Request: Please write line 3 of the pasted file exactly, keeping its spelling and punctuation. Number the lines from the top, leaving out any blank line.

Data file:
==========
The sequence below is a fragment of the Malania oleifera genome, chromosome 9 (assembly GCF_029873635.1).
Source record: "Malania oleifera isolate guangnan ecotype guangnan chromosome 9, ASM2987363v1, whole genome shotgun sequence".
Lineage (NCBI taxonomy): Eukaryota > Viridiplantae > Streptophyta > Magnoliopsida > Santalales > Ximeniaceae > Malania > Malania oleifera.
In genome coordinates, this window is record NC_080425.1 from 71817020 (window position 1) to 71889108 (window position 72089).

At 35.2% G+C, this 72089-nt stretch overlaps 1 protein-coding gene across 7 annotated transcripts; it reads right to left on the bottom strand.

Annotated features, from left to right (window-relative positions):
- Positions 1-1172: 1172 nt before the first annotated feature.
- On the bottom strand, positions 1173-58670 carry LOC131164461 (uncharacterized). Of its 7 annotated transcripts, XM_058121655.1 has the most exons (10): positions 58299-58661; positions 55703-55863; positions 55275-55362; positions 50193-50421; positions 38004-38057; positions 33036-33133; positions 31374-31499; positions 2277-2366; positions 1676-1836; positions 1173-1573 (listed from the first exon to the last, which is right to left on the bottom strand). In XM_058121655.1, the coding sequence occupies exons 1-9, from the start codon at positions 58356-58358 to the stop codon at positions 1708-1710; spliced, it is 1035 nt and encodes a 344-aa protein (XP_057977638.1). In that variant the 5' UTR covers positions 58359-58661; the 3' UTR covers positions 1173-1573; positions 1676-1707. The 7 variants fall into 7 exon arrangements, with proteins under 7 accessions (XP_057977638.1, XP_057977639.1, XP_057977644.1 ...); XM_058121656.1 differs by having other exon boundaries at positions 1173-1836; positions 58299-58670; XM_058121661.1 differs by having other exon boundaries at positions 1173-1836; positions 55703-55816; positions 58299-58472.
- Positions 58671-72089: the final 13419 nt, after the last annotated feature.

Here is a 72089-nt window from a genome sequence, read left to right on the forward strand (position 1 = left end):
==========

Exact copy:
Lineage (NCBI taxonomy): Eukaryota > Viridiplantae > Streptophyta > Magnoliopsida > Santalales > Ximeniaceae > Malania > Malania oleifera.